Slope stability needs to be analysed in certain cases to ensure that the threat of slope failure either in the short or long term will be limited.
Slope stability of a borrow pit in a remote area is usually not a big issue. In near-shore borrow areas, like lakes, rivers and inland waterways, the concern increases because they are often limited by minimum allowable slope angles. These minimum slope angles are dictated by the properties of the soil mass, by environmental issues and/or by the safety of adjacent structures like revetments, buildings and such.
Above water the natural slope of a borrow pit may be steep, whereas the natural slope underwater shows more variation. This will depend on the properties of the material and the dredging method and slope failure is relatively regular in nature.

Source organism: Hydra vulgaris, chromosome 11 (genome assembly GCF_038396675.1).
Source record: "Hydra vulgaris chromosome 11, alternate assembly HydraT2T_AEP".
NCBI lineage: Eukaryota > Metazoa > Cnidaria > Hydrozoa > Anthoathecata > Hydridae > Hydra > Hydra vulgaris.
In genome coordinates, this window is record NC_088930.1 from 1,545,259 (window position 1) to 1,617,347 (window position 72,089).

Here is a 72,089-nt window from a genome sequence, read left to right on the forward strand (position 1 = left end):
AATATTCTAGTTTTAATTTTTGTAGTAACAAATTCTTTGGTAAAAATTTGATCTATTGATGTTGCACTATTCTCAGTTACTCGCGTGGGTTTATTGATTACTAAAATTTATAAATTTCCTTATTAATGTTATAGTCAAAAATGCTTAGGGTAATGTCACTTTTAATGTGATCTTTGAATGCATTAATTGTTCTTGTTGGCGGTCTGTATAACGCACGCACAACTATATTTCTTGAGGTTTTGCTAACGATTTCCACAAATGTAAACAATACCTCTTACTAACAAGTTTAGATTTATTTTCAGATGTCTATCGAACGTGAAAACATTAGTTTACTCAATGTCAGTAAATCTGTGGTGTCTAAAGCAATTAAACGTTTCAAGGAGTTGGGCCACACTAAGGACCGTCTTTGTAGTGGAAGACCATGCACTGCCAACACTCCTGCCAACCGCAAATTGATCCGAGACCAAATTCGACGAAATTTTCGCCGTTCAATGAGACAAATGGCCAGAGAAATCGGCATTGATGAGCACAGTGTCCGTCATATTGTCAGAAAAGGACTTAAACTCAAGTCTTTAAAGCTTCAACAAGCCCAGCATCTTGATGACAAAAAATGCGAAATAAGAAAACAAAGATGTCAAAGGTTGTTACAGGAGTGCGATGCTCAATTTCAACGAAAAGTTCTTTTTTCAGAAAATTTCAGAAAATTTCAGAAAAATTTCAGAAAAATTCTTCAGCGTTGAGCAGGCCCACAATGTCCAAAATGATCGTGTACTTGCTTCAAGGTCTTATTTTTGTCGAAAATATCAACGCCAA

Testing slope stability
Slope stability can be divided into:
- temporary, short-term slopes that develop during dredging; and
- final, long-term slopes.
The temporary stability of the slopes developed during dredging and the final, long term slopes must both be examined.
When analysing short-term stability, the effects of the dredging method should be analysed as during dredging the slope stability may be affected by the dredging method and type of equipment.
When analysing long-term stability the assessment of the loads that could cause failure in the future should be examined. In the long term, stability maybe affected by:
- static or bearing loads;
- ship movements and dredging itself;
Slope stability can be assessed by Finite Element Methods and by conventional limiting equilibrium methods. Analysis of the shear strength of the material also helps determine the potential for instability.
Determination of stability and shear strength of cohesionless fill may require in-situ test like the standard penetration test of the cone penetration test in combination with other generally accepted correlations.